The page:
And here is where the revelation comes in: I picked up one of my Dad’s bee journals (yes, they actually publish magazines on beekeeping, and yes, we have multiple). It was sitting on the coffee table and I saw an article on the cover that intrigued me: “Beeconomy – Women and Bees.” The revelation didn’t come from bees, or women keeping bees, or anything really to do with bees. It came in these brief sentences:

“A shift from a rural economy to more urban capitalism saw a decline in the value of the ‘good wife,’ an equal partner with her husband who would serve the community and barter with neighbors. Instead, women were expected to be at home, providing the primary care for children” (McNeil, M. E. A., “American Bee Journal” Vol. 152 N. 1).

Suddenly it came together for the first time: I wasn’t bucking the eternal, time-honored tradition of women in the home cleaning, laundering, feeding, and raising. I was bucking the 20th century version¬†of that tradition. I HATE cleaning and “keeping house” (there I go again), but when it is in the context of partnership – in the context of running a business, running a farm – the idea is not nearly as scary. A few weeks ago I met up with an old friend who has four children and another on the way. She and her husband recently built their own home in the woods, complete with a wood stove, long windows overlooking the backyard, and a table big enough to entertain twenty guests. I asked her how she did it, how she resigned herself to washing the dishes, doing the laundry, making three meals a day for four children, keeping everything running smoothly.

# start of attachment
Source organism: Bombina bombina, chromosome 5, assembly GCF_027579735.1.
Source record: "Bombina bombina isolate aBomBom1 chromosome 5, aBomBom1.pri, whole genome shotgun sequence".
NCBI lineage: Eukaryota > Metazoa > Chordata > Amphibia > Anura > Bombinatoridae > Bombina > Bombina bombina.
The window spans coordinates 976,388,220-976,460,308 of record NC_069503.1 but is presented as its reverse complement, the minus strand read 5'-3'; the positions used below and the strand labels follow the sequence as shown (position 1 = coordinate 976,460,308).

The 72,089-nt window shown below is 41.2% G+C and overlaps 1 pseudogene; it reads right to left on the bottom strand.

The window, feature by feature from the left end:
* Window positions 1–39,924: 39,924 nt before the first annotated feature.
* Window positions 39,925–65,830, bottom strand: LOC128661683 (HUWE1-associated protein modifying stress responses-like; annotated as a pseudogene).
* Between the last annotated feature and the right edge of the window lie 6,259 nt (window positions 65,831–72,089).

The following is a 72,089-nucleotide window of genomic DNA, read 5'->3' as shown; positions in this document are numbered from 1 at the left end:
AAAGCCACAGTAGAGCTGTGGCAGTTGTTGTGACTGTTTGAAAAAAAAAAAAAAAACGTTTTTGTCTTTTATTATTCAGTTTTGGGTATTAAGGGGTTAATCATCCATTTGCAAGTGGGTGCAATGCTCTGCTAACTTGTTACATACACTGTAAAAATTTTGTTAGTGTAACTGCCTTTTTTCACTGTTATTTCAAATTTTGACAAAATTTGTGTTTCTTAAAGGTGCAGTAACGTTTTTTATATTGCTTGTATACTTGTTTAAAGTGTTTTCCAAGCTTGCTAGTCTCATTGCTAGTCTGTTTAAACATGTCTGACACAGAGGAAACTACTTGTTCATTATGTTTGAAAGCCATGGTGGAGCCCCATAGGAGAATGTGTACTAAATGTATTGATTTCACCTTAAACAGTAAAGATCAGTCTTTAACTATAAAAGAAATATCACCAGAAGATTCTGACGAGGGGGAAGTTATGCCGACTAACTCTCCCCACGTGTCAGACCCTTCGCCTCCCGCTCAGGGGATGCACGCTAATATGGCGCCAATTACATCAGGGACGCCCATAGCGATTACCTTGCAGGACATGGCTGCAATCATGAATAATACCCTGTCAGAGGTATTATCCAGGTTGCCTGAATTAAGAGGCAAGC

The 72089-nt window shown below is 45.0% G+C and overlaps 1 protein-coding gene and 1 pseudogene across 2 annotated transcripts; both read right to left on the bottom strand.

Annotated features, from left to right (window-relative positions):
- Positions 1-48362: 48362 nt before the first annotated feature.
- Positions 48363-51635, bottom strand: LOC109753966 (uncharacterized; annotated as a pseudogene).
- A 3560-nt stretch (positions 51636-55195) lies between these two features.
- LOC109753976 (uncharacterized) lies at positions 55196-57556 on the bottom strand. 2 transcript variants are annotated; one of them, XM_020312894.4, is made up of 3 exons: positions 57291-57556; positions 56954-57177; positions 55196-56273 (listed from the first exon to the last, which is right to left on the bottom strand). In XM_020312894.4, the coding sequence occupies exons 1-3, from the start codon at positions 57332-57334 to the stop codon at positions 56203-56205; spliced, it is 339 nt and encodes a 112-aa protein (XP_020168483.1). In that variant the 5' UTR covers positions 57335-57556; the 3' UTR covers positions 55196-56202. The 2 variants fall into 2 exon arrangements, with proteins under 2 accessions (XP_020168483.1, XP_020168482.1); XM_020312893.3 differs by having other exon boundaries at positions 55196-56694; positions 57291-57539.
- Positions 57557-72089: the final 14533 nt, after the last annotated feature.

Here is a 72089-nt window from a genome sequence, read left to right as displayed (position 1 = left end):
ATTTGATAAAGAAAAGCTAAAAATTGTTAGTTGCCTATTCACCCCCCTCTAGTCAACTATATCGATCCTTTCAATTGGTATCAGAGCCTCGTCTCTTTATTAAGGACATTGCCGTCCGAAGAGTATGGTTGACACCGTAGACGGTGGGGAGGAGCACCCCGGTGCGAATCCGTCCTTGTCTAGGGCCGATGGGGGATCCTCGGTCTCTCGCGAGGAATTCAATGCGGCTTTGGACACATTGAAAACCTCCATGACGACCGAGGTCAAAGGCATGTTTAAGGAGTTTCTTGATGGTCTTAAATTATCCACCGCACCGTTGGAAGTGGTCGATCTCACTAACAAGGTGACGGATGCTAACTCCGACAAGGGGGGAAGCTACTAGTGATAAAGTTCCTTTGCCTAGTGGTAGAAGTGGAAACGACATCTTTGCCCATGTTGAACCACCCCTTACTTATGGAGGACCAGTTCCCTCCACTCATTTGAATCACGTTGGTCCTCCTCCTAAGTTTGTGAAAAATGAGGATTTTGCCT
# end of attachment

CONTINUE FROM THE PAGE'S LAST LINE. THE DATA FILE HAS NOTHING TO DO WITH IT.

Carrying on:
“I don’t think I can do it,” I said, as I watched her baste a homegrown chicken. “I just can’t do those things every day FOR THE REST OF MY LIFE.”

She didn’t stop what she was doing. She just talked while she finished basting and put the chicken back in the oven.

“You know what, I had the same problem. And then I realized: you have to view it, not as ‘doing the dishes,’ but as creating a home. You do the dishes, you do the laundry, not because you absolutely love doing it, but because by doing so, you create a home for your family.”

And so, together with a little nugget of knowledge from a bee journal, my friend created for me a new outlook. I don’t know entirely what my life will look like as a wife, or even if I’ll be one. But at least now I know how I want to be one: the wife who works alongside her husband to create a home.